After several months of wintering here in Mesa, Arizona, I’ve had time to reflect on another of our past adventures.
Specifically our visit last September to Upper and Lower Mesa Falls while staying in Island Park, Idaho.
We woke early the morning of September 7th to partial clouds. Jagger I started the day by going for our morning walk, usually not more than a mile or so. The weather was looking somewhat unpredictable, but still a beautiful morning.
After our walk, it was time to explore. Today I want to go to an area I have heard a few of our neighbors talking about, so off to Mesa Falls. To get a true picture of the falls we are about to visit, you need to know a little history of the geology of this area.
Island Park is in the middle of Henry’s Fork Caldera formed by a super volcano about 1.3 million years ago. The same time as Yellowstone basin was being formed nearby. The volcano(s) formed this whole area including the Snake River Valley where we stayed earlier this year further South in Idaho, when we were on our way north to Montana.
After we pulled into the parking lot of the Mesa Falls Visitor Center, Jagger and I went for a short walk before I left him in the truck. He is a pretty good sport about being left in the truck when I visit areas that dogs are not allowed. I don’t like leaving him for any length of time in the
Workhorse and won’t if the day is too warm, especially if there aren’t trees to park under.
I walk down a path to what used to be called the Big Falls Inn, built in 1915. Now its the Mesa Falls Visitor Center operated by our National Forest Service. It’s in great shape and the visit inside is worth the stop.
On leaving the center you start to hear the falls. The walk is not very far, although steep, there are steps and a boardwalk built along the way. As I arrive at upper Mesa Falls I am immediately impressed at the the sheer size.
Over 200 feet across, it looks like the end of the world just drops off and the Mesa Falls carrying an average of 500 million gallons of water per day spills down 114 feet to the river below. You can feel the pounding of the water as it hits the river. The sight and sound is impressive. I take the nature trail back up to the visitor center and bypass a portion to get back to Jagger, who is patiently waiting. This has to be the highlight of my stop here in Island Park.
On to Lower Mesa Falls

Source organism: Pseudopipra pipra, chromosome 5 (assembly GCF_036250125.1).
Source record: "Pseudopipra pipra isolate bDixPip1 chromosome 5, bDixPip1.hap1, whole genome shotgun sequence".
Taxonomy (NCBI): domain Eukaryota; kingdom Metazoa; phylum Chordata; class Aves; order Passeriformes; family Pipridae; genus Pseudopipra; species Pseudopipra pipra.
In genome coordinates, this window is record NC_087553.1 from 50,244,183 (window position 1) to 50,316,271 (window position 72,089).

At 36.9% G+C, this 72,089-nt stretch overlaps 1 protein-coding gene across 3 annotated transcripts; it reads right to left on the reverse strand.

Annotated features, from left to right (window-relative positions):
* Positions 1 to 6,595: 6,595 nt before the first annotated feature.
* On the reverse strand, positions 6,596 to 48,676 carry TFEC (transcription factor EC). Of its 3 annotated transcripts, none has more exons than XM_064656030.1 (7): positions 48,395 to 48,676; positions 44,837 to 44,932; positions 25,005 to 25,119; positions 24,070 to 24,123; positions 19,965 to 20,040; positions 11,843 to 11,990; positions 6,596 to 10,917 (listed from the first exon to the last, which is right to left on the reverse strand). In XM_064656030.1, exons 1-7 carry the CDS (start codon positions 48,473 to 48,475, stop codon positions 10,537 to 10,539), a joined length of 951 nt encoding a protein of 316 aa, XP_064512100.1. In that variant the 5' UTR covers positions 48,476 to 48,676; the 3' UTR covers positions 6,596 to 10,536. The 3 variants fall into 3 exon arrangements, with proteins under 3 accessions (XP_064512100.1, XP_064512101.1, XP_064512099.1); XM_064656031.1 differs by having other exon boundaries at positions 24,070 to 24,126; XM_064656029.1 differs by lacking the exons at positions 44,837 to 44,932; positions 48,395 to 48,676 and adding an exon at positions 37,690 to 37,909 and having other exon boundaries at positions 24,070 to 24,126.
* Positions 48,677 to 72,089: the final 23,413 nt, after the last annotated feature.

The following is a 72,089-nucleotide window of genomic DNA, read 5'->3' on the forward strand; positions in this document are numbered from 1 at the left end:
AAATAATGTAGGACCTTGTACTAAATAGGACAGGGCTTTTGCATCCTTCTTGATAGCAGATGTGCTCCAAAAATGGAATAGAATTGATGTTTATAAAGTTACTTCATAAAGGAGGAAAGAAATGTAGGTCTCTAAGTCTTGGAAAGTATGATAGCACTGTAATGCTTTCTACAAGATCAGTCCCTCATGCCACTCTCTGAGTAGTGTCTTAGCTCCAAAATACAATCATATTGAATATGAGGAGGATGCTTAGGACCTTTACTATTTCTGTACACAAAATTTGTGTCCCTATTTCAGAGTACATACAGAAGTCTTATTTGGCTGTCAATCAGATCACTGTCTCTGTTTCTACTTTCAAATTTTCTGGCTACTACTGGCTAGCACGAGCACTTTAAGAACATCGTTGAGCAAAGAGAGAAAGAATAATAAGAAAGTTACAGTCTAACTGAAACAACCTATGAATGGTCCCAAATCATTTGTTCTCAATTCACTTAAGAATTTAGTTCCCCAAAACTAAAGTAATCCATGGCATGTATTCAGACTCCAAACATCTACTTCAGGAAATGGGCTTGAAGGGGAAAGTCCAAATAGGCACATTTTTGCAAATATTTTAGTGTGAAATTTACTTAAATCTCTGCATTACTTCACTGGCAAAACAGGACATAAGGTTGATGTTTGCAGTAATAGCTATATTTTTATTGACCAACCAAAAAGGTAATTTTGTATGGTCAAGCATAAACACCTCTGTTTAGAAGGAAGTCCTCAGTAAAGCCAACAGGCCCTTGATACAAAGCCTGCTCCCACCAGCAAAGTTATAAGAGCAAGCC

Once back in the Workhorse, Jagger and I travel a short distance and arrive at the Lower Mesa Falls. If you repeat my adventure, watch carefully for the sign, I almost missed it.
Here Jagger can venture with me meandering down the trail to the edge of the canyon. This area is less traveled and we pass only a couple of people the entire time we are here. I tried to snap a picture of Jagger, but he was so excited he wouldn’t stand still!
Looking over the cliff Lower Mesa Falls comes into view in the distance, along with a view of the immense valley created over the centuries by the “Henrys Fork of the Snake River”. It’s quite a site and hard to show just how big the falls are and how high we are with photo’s. If you are in the area, it’s a definitely something you should see for yourself. You can easily spend a whole day here and just scratch the surface.
Our Trip Back to Camp
Back we climb to the Workhorse, so we can return to our camp. On our way home we stop at Robin’s Roost for groceries and propane. As we come out I notice the weather is changing quickly. Lucky we stocked up Jagger, we want to be prepared for the worst.
Back in the Workhorse we only traveled a short distance, when the sky turned black and opened up, pouring huge hail stones down on us. Immense bolts of lightning streaked across the sky. It felt like we crossed a time warp and went into prehistoric days.
I pulled over it got so bad. I didn’t want to risk damage to our Workhorse if I could prevent it. Even stopped it felt like damage was being done on the roof of the cab. There was no escape. After a short while, that felt like an eternity, the storm moved on. The damage perceived did not exist, we were fortunate. We continued on to our camp and called it a day.
Until next time, safe travels … Gary